Boston Dynamics

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Walking, jumping, running robots like Big Dog and Atlas are equal parts amazing and terrifying. And look how they’ve grown: MIT’s Cheetah bot, once a tethered machine on a treadmill, can now bound across an open field unchained.

A few makers of the sophisticated moving robots that are starting to pop up in public more and more are going to be sharing their wisdom with the masses. Starting today, MIT’s online course on moving robots is open for business.More →

Up until nine months ago, Google had acquired just four companies in the Boston area (or five, if you count the company’s “acquisition” of Biz Stone/Genius Labs). One of those was the huge pickup of ITA Software, of course, but little else apparently enthralled Google in Boston during the company’s first decade-and-a-half.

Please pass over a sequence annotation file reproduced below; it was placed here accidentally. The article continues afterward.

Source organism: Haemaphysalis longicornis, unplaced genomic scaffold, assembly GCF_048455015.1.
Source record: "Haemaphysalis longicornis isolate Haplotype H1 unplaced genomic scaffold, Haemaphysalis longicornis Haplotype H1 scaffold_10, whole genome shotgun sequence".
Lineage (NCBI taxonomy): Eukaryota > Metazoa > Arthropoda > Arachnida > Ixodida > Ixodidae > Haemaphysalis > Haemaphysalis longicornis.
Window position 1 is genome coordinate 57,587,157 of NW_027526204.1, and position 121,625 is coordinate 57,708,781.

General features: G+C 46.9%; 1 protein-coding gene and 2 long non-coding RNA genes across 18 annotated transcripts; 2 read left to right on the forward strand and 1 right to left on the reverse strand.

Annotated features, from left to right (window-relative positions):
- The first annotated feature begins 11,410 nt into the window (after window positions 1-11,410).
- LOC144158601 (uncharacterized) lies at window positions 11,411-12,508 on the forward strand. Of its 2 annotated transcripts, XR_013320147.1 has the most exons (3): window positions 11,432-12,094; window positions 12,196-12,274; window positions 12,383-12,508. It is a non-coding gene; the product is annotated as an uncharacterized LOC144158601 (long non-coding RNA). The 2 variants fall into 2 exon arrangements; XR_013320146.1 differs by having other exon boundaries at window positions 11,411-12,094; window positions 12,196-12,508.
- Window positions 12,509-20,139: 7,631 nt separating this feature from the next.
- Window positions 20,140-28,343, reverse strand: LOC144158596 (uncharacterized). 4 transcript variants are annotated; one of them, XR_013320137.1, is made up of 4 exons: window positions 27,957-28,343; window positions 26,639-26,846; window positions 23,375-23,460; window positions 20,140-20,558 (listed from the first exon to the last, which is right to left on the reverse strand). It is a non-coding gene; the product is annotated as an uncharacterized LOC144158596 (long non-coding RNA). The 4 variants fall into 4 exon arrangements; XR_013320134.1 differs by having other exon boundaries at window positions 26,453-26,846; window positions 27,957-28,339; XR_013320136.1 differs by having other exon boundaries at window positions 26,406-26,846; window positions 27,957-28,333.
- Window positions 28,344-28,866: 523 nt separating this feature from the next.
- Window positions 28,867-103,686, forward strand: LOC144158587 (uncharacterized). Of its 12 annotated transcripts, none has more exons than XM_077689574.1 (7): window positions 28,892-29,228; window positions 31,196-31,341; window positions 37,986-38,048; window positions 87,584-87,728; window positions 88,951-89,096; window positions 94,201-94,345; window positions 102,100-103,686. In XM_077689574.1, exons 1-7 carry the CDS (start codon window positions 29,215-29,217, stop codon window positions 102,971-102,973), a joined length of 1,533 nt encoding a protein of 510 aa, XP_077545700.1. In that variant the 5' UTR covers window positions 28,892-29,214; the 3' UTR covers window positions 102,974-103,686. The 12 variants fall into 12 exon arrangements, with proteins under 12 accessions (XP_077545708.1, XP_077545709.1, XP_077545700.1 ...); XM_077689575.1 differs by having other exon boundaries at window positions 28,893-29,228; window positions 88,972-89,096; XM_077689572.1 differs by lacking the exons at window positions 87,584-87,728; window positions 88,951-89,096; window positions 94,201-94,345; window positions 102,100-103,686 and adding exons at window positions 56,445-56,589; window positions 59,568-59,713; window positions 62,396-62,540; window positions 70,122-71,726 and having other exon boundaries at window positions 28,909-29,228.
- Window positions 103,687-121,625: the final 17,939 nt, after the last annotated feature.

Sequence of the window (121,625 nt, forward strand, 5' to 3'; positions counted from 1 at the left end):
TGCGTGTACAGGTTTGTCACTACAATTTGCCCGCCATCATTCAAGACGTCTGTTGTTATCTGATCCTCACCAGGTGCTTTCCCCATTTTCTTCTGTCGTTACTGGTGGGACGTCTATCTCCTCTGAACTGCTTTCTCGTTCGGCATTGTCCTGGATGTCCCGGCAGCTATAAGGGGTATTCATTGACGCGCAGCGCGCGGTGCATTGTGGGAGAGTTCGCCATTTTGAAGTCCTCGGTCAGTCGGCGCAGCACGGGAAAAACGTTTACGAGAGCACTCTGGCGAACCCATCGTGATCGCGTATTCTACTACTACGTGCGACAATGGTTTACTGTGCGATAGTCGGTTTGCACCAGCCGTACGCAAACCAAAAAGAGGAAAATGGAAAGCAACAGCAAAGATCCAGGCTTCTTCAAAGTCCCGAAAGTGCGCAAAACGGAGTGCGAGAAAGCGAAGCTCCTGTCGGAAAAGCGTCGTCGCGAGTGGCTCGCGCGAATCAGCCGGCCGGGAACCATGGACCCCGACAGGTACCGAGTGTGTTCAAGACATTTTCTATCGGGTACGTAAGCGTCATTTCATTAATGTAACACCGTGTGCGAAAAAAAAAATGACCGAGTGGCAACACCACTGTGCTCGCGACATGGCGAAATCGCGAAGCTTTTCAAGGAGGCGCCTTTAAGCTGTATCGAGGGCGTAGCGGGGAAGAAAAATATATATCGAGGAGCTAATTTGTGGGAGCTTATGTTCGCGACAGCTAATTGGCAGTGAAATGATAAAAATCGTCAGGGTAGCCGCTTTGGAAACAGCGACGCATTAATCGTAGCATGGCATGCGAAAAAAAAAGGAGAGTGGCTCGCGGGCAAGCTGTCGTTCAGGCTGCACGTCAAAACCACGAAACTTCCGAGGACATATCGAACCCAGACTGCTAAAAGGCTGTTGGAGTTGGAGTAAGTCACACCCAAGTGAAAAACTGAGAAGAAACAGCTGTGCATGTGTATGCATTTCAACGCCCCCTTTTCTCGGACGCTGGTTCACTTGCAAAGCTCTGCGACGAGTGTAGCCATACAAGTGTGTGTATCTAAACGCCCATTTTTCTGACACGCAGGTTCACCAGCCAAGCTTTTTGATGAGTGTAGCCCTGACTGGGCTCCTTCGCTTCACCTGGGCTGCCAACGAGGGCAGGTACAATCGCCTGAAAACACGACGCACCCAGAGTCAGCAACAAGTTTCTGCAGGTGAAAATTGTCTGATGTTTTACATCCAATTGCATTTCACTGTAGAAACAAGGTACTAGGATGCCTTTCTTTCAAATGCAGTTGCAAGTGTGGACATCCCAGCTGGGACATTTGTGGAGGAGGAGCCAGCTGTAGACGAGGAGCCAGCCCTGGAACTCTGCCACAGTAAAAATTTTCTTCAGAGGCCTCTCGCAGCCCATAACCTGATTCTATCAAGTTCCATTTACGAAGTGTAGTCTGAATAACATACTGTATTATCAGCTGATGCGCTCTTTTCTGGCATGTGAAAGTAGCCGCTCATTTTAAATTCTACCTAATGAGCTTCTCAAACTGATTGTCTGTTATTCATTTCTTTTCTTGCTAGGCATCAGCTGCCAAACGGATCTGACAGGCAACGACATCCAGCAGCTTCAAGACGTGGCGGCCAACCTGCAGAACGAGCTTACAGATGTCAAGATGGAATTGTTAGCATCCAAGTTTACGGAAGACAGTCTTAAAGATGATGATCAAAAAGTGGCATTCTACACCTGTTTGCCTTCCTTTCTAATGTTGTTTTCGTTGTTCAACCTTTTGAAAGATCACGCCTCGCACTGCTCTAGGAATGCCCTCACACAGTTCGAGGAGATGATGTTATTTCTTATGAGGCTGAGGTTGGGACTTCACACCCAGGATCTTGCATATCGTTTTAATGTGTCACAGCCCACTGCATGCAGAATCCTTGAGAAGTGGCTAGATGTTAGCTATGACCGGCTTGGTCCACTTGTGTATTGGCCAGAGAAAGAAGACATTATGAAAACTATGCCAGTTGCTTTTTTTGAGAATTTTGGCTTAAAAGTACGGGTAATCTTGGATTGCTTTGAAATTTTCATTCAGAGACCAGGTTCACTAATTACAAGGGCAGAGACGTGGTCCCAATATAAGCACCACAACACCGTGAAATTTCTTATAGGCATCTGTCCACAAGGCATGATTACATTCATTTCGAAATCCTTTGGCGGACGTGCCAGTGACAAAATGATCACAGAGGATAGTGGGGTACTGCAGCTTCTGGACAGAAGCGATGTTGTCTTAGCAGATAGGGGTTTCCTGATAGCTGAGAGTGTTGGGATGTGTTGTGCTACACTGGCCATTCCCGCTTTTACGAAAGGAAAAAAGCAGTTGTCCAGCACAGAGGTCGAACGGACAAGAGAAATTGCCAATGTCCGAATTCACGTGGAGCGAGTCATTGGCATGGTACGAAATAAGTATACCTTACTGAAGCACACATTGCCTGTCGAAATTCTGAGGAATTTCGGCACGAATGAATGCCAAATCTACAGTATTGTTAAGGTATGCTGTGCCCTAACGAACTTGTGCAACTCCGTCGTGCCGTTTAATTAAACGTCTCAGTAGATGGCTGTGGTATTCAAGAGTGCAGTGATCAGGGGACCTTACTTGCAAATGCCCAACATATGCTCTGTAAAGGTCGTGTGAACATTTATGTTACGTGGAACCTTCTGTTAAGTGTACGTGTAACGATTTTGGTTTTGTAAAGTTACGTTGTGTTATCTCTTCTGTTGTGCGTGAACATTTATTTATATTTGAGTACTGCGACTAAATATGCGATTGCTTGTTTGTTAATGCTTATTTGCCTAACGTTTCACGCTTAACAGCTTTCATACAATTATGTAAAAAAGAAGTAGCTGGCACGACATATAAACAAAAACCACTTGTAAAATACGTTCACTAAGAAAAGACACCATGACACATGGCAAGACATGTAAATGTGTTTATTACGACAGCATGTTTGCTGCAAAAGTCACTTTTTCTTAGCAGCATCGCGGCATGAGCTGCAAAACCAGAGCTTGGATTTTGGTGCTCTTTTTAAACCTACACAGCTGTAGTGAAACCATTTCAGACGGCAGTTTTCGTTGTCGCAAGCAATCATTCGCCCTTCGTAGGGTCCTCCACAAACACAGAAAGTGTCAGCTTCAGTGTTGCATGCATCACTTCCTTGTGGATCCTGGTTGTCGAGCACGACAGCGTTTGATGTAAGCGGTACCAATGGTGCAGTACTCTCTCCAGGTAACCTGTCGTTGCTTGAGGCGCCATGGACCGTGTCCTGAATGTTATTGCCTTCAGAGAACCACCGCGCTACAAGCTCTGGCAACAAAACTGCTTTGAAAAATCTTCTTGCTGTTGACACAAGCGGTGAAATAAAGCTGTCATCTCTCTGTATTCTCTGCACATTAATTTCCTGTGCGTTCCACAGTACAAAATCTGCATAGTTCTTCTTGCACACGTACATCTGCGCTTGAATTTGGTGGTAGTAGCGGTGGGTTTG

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Odds are good that no one at yesterday’s “Computing the Future” symposium at MIT, organized to mark the 50th anniversary of computer science and artificial intelligence research at the school, imagined they’d be watching a black-and-white video clip of Julia Child deftly slicing potatoes. But Matt Mason of Carnegie Mellon University showed it to make a point: technology is still far behind humans when it comes to perceiving and interacting with the world. Mason and other speakers who focused on the robotics field emphasized how many problems remain to be solved. Perhaps the biggest laugh of yesterday morning’s session came during another video clip, when the AlphaDog robot from Boston Dynamics, above, was pushed by an employee trying to test its stability — and promptly rolled over and smashed into a parked car. “That’s the new guy’s car,” another employee noted.More →